Bot: We can’t serve you Lasagne at the moment (our Chicken Enchilada is super delicious by the way), but I’ll let the chef know about your wish and will notify you as soon as we have it on our menu!
This is much more appealing than simply repeating the same offer all over again.
Even a simple conversation can hold plenty of valuable, rich data. We can define entities in multiple dimensions for example level of complexity or sensitivity.
Let’s say the user doesn’t wait for the bot to even make the offer.
User: Hi, I wanna have some Lasagne!
It would be confusing to ask what the user wants and offer the menu just because of the sake of bot-logic. This is a great opportunity to extract entities. In this example, we have a simple and not sensitive information provided in the order. There could also be multiple entities present at the same time.
User: Hi, I would like to have some Lasagne for dinner and delivered home.
If we look at the statement it holds the following entities:
- the exact type of food
- a non-specified time
- a non-specified location
The first two are simple and not sensitive, but the last entity is the exact opposite. It defines an address which is backed up with a large database that contains personal information about the user. For the user, this is nothing but ordering some food.
However for the bot this is a great opportunity to gather more data in order to provide a more personal user experience in the future.
On mobile and web interfaces there are form-samples where the user has to fill out the required fields in a given structure and also there’s a validation process involved. In conversations validation is still a requirement, but the order of input doesn’t always follow a certain pattern. Artificial intelligence frameworks usually have sophisticated entity extraction solutions that can handle validation.
Implementing Artificial Intelligence:
It’s a common misconception that Artificial Intelligence (AI) is the very core of bots. AI at its current state can be considered as a set of tools that designers and developers can use while building all kinds of applications. In certain type of conversations, it is advised to use Artificial intelligence (AI). It helps to deal with complex conversations. However, it also adds some complexity.
Example situations where AI can be useful:
- Image recognition — Probably the most common out there. It has proven itself in the past couple of years. It allows to recognize and analyze objects, faces, look for certain patterns in people’s emotions, read the text and so on.
- Natural language processing (NLP)— this is especially effective when designing building a conversational environment. It helps understanding intents and extracting information from the conversation.
- Conversation management — it is a high-level AI not only capable to extract entities but also sees through the whole context.
- Predicting the outcome — This ability is essential to humans. We are able to tell what’s right and wrong or the next move in a situation just by predicting the future outcome. Prediction APIs can analyze and learn certain patterns.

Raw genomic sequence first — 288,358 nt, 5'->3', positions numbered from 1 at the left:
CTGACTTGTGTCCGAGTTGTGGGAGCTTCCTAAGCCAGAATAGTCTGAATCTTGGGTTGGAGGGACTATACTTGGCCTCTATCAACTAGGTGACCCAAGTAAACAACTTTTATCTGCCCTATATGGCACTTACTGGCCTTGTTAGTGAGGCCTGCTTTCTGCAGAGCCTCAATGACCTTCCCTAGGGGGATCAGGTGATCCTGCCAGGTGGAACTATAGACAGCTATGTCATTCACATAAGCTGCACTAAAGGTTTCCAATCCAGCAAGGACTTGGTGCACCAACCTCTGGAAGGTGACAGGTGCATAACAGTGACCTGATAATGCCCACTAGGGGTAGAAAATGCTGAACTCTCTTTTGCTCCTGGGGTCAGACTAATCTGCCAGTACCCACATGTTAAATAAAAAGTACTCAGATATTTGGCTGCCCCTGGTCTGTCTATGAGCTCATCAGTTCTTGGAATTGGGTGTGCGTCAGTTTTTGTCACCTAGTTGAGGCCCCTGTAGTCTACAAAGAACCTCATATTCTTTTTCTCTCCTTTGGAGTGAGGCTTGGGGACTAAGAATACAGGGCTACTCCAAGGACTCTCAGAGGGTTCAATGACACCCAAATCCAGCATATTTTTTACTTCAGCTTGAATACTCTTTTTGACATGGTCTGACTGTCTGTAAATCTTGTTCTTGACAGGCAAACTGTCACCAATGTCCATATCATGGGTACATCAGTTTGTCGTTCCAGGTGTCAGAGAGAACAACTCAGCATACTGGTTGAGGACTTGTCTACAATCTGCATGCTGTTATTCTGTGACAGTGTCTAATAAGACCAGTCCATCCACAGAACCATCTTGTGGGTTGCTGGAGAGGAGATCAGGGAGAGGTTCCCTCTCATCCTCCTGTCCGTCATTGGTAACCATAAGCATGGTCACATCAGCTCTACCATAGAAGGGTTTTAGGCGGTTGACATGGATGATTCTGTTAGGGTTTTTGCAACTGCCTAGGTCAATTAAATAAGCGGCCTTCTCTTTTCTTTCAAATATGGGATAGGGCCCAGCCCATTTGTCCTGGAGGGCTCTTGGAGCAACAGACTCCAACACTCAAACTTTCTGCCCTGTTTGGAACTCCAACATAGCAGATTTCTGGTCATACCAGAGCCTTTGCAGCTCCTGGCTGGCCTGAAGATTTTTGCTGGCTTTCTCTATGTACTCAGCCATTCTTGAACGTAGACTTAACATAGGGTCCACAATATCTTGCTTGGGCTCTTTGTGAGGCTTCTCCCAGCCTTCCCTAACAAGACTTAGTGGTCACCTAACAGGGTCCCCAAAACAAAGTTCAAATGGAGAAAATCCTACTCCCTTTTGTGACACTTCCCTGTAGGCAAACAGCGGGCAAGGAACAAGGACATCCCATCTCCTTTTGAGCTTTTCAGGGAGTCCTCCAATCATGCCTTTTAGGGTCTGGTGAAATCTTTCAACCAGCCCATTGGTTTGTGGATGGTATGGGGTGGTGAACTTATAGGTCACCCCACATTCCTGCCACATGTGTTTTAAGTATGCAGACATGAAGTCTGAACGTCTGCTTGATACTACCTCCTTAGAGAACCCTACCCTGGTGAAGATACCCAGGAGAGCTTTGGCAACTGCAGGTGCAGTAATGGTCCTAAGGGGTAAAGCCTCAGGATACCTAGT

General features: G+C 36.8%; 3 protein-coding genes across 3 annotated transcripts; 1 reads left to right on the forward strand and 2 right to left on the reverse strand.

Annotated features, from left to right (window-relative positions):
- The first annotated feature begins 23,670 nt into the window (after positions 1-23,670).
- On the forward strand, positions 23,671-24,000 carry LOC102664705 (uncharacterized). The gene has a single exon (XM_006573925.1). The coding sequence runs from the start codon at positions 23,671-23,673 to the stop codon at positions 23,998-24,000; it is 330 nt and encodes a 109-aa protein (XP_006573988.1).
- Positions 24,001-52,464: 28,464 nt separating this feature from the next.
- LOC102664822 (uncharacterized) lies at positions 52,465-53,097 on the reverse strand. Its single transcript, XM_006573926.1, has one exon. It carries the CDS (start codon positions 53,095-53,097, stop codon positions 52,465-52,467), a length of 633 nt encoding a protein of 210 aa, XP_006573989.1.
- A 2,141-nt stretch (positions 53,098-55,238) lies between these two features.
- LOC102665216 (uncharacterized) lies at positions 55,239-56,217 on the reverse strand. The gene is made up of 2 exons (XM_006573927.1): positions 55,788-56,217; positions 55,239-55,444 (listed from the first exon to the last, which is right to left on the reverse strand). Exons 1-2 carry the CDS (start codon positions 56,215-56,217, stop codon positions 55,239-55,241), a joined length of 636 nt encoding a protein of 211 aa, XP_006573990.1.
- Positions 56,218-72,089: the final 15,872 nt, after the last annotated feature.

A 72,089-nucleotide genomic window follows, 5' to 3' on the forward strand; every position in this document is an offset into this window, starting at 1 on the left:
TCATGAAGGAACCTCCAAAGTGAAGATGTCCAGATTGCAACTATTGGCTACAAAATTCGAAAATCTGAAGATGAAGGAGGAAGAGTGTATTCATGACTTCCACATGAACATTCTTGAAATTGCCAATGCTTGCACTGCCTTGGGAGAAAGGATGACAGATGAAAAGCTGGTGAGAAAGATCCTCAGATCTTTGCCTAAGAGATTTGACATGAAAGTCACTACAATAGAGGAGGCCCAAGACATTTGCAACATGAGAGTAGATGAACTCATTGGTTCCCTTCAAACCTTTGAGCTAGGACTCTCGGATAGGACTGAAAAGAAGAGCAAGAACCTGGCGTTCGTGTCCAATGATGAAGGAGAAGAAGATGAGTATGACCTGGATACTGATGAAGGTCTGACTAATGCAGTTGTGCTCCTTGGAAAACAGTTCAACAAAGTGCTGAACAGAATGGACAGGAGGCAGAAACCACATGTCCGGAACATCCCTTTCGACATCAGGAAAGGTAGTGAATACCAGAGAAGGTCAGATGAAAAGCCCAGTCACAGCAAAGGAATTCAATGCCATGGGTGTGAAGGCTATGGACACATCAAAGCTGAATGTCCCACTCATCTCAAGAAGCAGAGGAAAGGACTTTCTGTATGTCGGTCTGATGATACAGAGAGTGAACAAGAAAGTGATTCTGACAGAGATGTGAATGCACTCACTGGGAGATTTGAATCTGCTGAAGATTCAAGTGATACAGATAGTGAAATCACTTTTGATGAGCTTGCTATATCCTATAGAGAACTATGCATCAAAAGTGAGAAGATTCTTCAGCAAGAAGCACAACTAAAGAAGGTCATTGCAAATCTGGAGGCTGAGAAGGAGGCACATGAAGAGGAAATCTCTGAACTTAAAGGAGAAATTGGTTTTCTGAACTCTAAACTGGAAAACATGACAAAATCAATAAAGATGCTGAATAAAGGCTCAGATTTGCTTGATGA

Drawbacks of AI:
Unless the situation really requires it — like managing pure text conversations — it can be an “overkill”. AI can be complex and of course expensive. Due to its complexity, it’s hard to implement in a bot. Also, it needs a lot of time to learn and build up its personality before it can be productive.
Most bots today don’t use AI instead they guide the user with the help of rich interactions.
Conversation best practices:
- Shorthanding: it comes handy when designing UI flows. If the user and the bot already “know” each other, there is no reason to not use the extracted entities from before to build up a preference list that is unique to the user. Imagine yourself ordering your favorite pizza while not having to go through the whole process over and over again. Instead, all you have to say is: “Hi, I want the usual today!”
- Learning from mistakes: making mistakes is a part of the game called life. Instead of making up excuses, a designer should analyze and prevent it from occurring in the future. Going through all the weak spots where the bot failed to satisfy the user’s expectations is a great opportunity to learn more about the user and extract additional information for a more future-proof engagement.
- Rich elements and expecting feedback: additional pictures, GIFs, emojis, navigation buttons are additional elements that can make a conversation more interesting. In some cases, a single picture can express more information, than multiple lines of text. A decent can provide this hybrid communication experience.
But a bot really shines when it expects these rich interactions and feedbacks from the user and can react in the same way!
A conversation between human beings can be task- or topic-led. This applies to human-bot relations also. However, humans often go off topic, change the logical order and so on. Sometimes they do this just to test the “partner”. If the bot fails to correct the course and pull the conversation back on track, the user might just end up leaving the conversation funnel. This means that building up trust is one of the main priorities and should be performed in an early stage. Managing user exceptions and building up a personalized experience from extracted information can be very effective when building trust. Many think that Artificial Intelligence is simply the essence of bots, but that’s not true. AI can be considered as a set of tools for designers and developers and mostly required in specific situations only.